Karena Evans has taken her directorial skills to Tinder. The 23-year-old creative force behind Drake’s “Nice for What” and “God’s Plan” music videos has linked up with the digital dating platform to create Swipe Night, an interactive micro-series.
“I think Tinder has tapped into something really special,” Karena tells Teen Vogue. “They created a scripted show that, above all else, allows its audience to start deeper conversations with who they have matched with. And that’s brilliant.”
Sunday nights — during the most popular swiping hours — Tinder users will have the option of experiencing an apocalyptic adventure where at key turning points major and minor decisions are made. Based on the users’ critical choices throughout the choose-your-own-destiny experience, they’re paired with real-life Tinder members who have made similar choices.
“We’re constantly working on ways to not just give our users better matches, but also more context to build from,” says Kyle Miller a product lead at Tinder. “Think of each part of the adventure as an opportunity to match with people you may have never matched with before.”
Geared toward Generation Z — who make 50 percent of Tinder’s members — Swipe Night recruited a fresh roster of talent. Writing was done by Nicole Delaney (Big Mouth) and Brandon Zuck (Five Points), and there are cameos from Rico Nasty and Riverdale‘s Hart Denton.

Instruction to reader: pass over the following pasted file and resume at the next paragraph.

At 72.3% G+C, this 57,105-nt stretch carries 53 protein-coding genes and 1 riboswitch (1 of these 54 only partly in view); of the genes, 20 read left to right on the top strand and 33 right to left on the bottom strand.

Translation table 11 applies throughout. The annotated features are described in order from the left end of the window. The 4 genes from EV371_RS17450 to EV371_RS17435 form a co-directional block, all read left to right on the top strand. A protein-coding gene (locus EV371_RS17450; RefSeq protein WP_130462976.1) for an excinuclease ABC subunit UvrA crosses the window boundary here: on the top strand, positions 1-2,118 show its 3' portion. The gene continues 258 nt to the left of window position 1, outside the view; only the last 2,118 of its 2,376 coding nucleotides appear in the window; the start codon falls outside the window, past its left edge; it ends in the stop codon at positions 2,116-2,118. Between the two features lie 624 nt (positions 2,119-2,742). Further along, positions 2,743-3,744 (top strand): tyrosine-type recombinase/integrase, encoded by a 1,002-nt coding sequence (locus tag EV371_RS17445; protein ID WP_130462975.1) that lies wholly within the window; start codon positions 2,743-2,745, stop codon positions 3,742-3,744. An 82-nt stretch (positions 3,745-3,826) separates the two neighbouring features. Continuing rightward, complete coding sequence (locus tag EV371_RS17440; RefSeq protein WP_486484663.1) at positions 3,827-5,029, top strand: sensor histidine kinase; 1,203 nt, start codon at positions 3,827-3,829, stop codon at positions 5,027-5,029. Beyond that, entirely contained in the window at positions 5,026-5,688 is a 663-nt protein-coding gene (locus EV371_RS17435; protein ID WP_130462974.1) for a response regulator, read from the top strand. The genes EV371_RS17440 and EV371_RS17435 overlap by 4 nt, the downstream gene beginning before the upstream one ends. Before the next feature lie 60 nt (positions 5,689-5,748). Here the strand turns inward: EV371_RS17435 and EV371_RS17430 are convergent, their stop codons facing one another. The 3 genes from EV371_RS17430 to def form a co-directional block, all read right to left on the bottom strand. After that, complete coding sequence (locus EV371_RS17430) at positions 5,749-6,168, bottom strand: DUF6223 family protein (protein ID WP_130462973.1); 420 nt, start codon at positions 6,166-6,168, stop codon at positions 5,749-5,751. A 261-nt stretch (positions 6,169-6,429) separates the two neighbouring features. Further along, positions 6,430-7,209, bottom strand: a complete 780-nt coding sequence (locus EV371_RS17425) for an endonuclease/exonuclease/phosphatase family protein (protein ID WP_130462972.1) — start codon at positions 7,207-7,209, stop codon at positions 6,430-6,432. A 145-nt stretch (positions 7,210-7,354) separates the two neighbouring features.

The show began last Sunday with a house party hosted by, Molly played by newcomer Shea Vaughan-Gabor. As she escorts you through the home, different decisions need to be made (via a swipe left or right) — from being the party’s impromptu DJ to breaking up a fight. For the next three weeks, the sequence of events change but always lead to a real-life match.
In a round-about way, it’s another form of matchmaking that makes entertainment a common denominator.
“The way we form relationships is always evolving but is often driven by the newest generation and their changing needs,” Kyle says. “They no longer feel pressure to fit within the traditional confines of what it means to ‘date’ or ‘flirt’ – they are paving their own way, so we are changing along with them.”
The unconventional is something Karena brought to this project, which was shot on a single camera.
“I wanted to make sure that every step of the way what users were being asked, the characters they were meeting and what at the heart of the story was being communicated allowed audiences to explore who they are and what they’re into,” Karena says about the overall direction of shooting the series. “It’s not just about inventive storytelling – it goes deeper than that. There’s a sense of meaning here, and in order to tap into that visually it was about making the episodes equal parts authentic and connected, yet also heightened and exciting.”
Tinder will release four episodes, each about 5 minutes long, of Swipe Night, one every Sunday in October from 6 p.m. to midnight local time, only on Tinder.